And the Archipelago itself as I understand it is one that's made up of islands which themselves come into existence and go out of existence depending on a whole range of things from tides to climate change. So this is I think a way of understanding the world which is quite different from that I think of much of classical philosophy. And I think even within the liberal tradition the norm has been to think about society by trying to theorize it as a kind of closed and fixed entity. And I wanted to say no, it's really something quite different. And this I think is something that strengthens our reasons for thinking about it in terms of norms of toleration rather than norms of justice. Because norms of justice basically say we figure out what is right and then we enforce it. Whereas norms of toleration says we disagree about what's right. Let's continue to debate this. Maybe from time to time we'll have to settle the question but let's not think in terms of finding the one right answer. So that I think is the reason for my thinking about things according to the model of the archipelago. And there reason for calling it The Liberal Archipelago is partly because when I imagine its opposite I think of Solzhenitsyn's idea of the gulag archipelago.

Maybe it's something that people aren't so familiar with nowadays but in the 1970s Aleksandr Solzhenitsyn wrote his great masterpiece The Gulag Archipelago to describe the system of labor camps to which political prisoners were sent across the Soviet Union. And in these special camps people had no freedom to leave. They were simply constrained or confined into these camps and they were ruled from above. This was very much the model of a kind of closed society. And what I wanted to say was that the opposite of this is still an archipelago of different communities but it's a liberal one because people are free to move across from one to another to find the place which most suits them, which most accommodates their own way of living.

  • Chandran Kukathas, Lee Kong Chian Chair in Political Science, considers Plato and Hobbes' metaphors of society as a ship and a body, respectively.
  • The metaphors for society from classical philosophy frame it as a closed structure. Kukathas argues that because boundaries are fluid and ever changing, and because people move in and out of them, the metaphor should be one of an archipelago.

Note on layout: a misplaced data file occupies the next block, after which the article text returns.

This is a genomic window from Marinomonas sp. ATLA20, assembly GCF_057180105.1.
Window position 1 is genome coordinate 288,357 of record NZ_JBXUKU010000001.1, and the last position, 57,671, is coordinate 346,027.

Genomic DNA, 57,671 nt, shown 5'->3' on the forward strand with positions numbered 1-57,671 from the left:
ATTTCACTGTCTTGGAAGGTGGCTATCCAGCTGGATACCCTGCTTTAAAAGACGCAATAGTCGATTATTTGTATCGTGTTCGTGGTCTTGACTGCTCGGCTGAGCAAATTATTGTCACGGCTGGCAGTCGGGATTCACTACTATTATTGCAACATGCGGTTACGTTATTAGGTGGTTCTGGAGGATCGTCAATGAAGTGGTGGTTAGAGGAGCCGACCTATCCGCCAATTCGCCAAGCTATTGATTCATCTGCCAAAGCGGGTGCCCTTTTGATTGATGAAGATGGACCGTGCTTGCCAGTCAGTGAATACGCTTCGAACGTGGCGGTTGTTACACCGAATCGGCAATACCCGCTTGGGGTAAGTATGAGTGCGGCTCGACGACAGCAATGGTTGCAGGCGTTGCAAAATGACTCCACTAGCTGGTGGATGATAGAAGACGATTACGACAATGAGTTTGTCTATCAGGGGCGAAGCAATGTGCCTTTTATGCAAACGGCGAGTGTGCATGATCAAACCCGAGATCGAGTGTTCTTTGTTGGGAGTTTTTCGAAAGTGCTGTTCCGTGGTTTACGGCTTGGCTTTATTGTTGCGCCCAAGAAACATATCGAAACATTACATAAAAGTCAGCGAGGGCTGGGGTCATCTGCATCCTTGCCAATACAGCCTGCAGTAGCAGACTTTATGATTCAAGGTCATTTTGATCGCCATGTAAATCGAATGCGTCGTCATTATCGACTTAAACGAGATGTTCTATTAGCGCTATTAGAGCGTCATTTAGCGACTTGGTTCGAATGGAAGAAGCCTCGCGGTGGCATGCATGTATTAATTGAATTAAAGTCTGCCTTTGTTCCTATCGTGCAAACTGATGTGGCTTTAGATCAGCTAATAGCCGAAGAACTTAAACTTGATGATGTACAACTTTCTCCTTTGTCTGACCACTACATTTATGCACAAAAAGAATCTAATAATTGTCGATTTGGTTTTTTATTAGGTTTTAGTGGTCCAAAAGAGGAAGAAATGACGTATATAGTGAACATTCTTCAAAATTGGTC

• The islands that form an archipelago come into and go out of existence according to various factors and natural circumstances. For Kukathas, this model of society favors "norms of toleration" over "norms of justice" and leaves room for debate and disagreements about what's right or wrong.
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Image source: Vaccaro et al, 2020/Harvard Medical School
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We don't have to tell you what it feels like when you don't get enough sleep. A night or two of that can be miserable; long-term sleeplessness is out-and-out debilitating. Though we know from personal experience that we need sleep — our cognitive, metabolic, cardiovascular, and immune functioning depend on it — a lack of it does more than just make you feel like you want to die. It can actually kill you, according to study of rats published in 1989. But why?

A new study answers that question, and in an unexpected way. It appears that the sleeplessness/death connection has nothing to do with the brain or nervous system as many have assumed — it happens in your gut. Equally amazing, the study's authors were able to reverse the ill effects with antioxidants.

The study, from researchers at Harvard Medical School (HMS), is published in the journal Cell.

An unexpected culprit

The new research examines the mechanisms at play in sleep-deprived fruit flies and in mice — long-term sleep-deprivation experiments with humans are considered ethically iffy.